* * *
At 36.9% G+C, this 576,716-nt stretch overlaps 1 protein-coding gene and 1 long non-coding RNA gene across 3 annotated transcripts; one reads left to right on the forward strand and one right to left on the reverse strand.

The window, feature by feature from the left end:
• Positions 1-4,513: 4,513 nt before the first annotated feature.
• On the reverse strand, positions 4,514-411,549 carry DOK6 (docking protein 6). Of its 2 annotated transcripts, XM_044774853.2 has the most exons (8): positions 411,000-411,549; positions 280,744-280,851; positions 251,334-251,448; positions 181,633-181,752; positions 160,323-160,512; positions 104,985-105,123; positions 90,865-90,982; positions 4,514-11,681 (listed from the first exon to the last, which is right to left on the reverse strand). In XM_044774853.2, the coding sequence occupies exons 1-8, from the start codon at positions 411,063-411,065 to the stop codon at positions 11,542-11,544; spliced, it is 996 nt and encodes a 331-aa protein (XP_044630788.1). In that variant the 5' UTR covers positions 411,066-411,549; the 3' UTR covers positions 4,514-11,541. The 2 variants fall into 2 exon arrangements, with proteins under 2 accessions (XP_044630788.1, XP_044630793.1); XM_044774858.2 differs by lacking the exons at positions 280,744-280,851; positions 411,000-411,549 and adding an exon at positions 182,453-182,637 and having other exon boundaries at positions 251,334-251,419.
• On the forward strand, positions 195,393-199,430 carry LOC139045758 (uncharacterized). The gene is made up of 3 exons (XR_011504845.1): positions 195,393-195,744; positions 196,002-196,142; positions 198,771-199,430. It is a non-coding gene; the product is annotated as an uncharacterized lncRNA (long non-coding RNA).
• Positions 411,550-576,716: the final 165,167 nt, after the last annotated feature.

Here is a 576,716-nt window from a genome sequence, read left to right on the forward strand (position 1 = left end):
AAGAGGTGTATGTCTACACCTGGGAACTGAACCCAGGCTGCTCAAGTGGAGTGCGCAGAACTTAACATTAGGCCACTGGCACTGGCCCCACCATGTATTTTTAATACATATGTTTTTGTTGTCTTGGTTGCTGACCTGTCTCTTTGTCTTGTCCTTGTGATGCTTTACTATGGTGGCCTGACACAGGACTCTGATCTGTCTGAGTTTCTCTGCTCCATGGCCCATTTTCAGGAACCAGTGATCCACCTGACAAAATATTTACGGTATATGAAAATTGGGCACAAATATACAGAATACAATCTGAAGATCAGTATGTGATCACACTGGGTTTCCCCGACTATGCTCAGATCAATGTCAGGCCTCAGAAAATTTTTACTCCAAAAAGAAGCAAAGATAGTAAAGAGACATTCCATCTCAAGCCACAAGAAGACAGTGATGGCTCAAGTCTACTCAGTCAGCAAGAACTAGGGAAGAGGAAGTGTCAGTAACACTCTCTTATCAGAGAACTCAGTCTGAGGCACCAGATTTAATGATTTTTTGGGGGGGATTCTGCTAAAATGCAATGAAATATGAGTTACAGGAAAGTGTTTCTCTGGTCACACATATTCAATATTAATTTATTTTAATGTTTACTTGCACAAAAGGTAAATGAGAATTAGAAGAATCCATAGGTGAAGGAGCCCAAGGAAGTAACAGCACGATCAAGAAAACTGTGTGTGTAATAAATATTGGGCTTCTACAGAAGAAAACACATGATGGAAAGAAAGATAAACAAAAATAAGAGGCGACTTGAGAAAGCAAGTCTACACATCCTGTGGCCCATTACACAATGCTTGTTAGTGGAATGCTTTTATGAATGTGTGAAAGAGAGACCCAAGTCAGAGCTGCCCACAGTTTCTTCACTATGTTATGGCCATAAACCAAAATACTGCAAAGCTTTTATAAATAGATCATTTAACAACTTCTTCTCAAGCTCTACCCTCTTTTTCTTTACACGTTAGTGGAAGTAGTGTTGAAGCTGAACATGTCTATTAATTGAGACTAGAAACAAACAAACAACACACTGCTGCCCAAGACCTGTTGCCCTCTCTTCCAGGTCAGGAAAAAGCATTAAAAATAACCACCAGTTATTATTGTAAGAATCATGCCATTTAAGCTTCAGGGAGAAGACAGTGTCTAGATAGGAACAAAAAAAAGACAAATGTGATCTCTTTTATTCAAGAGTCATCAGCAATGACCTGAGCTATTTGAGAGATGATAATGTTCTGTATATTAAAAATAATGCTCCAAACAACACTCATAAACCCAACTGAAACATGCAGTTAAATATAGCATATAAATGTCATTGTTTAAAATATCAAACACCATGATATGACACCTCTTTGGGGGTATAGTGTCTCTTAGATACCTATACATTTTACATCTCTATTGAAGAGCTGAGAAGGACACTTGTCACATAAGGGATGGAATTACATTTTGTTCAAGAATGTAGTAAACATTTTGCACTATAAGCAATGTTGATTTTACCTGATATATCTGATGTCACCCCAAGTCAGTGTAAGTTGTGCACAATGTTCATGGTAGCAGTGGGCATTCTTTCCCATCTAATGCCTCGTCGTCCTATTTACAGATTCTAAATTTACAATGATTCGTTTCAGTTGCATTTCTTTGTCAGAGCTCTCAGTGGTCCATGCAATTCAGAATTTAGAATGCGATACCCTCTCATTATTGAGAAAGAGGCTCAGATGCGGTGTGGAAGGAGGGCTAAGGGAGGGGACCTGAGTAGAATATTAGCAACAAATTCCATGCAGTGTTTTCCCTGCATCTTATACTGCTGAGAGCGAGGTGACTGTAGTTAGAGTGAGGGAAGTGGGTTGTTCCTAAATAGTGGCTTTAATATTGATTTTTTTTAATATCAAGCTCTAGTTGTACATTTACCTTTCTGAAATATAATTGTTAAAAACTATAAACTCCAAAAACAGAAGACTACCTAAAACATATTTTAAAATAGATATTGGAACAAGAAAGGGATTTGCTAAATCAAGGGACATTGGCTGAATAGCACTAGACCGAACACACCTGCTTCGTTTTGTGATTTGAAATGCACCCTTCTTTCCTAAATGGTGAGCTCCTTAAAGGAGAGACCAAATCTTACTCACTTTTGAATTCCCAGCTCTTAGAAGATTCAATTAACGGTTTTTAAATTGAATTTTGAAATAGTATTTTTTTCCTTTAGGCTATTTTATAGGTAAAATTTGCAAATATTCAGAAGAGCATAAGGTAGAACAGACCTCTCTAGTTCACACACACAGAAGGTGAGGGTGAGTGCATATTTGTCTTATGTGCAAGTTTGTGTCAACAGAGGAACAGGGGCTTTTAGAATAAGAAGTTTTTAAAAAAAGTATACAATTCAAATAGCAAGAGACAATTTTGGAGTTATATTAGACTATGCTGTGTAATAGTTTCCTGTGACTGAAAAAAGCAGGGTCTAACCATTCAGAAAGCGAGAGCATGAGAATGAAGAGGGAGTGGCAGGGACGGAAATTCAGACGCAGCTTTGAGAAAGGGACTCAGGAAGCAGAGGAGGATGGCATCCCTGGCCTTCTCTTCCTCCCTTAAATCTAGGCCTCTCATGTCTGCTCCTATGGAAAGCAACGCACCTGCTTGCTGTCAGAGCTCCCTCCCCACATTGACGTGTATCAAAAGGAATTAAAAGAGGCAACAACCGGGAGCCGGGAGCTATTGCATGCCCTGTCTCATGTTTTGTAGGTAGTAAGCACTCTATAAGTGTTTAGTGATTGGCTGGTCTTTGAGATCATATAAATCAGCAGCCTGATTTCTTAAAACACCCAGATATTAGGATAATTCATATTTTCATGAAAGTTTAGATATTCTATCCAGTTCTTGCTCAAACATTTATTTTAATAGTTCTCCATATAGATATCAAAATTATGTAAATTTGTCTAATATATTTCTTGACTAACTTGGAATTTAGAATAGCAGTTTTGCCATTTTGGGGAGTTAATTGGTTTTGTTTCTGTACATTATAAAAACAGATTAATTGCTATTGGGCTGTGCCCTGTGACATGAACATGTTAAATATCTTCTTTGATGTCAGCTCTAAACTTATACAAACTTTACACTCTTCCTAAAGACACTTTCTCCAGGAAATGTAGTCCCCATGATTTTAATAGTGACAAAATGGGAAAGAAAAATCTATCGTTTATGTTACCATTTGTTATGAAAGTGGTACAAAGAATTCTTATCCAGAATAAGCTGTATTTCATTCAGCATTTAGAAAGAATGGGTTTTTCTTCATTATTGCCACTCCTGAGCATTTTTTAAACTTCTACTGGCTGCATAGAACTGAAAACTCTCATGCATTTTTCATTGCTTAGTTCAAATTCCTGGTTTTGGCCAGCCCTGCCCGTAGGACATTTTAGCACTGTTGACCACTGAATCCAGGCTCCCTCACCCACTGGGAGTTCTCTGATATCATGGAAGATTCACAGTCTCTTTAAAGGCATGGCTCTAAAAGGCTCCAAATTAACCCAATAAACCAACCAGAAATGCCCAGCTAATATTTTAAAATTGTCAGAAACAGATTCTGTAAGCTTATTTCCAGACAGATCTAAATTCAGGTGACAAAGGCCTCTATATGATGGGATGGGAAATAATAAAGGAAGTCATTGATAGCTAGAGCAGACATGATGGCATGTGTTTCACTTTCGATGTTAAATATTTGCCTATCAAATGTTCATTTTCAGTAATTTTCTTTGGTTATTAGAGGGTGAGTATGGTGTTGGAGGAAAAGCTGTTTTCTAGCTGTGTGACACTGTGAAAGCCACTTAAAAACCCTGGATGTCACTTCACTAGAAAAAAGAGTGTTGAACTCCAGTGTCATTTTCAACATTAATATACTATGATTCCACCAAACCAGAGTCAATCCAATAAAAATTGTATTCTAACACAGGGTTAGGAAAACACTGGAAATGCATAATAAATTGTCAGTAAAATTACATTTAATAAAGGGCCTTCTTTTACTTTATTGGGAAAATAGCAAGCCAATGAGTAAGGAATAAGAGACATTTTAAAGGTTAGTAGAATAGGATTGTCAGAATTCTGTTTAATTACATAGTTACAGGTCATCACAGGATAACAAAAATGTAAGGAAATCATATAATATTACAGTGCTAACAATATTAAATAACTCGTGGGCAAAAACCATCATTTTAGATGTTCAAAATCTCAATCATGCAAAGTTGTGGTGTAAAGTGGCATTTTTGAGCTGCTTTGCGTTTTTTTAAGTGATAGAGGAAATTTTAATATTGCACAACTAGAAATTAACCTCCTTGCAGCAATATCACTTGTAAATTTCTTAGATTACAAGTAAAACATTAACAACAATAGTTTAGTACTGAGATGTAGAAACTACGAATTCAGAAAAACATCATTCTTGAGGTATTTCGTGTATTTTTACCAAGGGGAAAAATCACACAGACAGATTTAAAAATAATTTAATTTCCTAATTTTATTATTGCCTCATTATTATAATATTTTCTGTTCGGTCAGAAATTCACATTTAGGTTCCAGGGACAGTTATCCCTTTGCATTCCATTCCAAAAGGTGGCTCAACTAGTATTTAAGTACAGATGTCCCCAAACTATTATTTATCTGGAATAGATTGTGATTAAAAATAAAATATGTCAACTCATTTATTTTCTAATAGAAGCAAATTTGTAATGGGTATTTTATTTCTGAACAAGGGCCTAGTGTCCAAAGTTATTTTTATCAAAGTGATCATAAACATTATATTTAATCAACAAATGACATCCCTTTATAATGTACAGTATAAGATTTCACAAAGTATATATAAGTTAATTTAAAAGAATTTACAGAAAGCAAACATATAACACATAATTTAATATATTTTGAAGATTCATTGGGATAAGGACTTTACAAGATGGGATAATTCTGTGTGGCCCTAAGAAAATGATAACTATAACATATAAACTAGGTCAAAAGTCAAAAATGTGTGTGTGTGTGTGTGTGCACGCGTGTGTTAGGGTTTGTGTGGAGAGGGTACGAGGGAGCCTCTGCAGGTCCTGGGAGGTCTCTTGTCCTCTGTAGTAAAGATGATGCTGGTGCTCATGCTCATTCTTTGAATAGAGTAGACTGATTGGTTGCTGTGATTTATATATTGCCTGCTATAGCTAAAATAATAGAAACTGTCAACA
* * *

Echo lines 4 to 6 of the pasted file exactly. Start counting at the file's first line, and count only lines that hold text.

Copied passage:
• On the reverse strand, positions 4,514-411,549 carry DOK6 (docking protein 6). Of its 2 annotated transcripts, XM_044774853.2 has the most exons (8): positions 411,000-411,549; positions 280,744-280,851; positions 251,334-251,448; positions 181,633-181,752; positions 160,323-160,512; positions 104,985-105,123; positions 90,865-90,982; positions 4,514-11,681 (listed from the first exon to the last, which is right to left on the reverse strand). In XM_044774853.2, the coding sequence occupies exons 1-8, from the start codon at positions 411,063-411,065 to the stop codon at positions 11,542-11,544; spliced, it is 996 nt and encodes a 331-aa protein (XP_044630788.1). In that variant the 5' UTR covers positions 411,066-411,549; the 3' UTR covers positions 4,514-11,541. The 2 variants fall into 2 exon arrangements, with proteins under 2 accessions (XP_044630788.1, XP_044630793.1); XM_044774858.2 differs by lacking the exons at positions 280,744-280,851; positions 411,000-411,549 and adding an exon at positions 182,453-182,637 and having other exon boundaries at positions 251,334-251,419.
• On the forward strand, positions 195,393-199,430 carry LOC139045758 (uncharacterized). The gene is made up of 3 exons (XR_011504845.1): positions 195,393-195,744; positions 196,002-196,142; positions 198,771-199,430. It is a non-coding gene; the product is annotated as an uncharacterized lncRNA (long non-coding RNA).
• Positions 411,550-576,716: the final 165,167 nt, after the last annotated feature.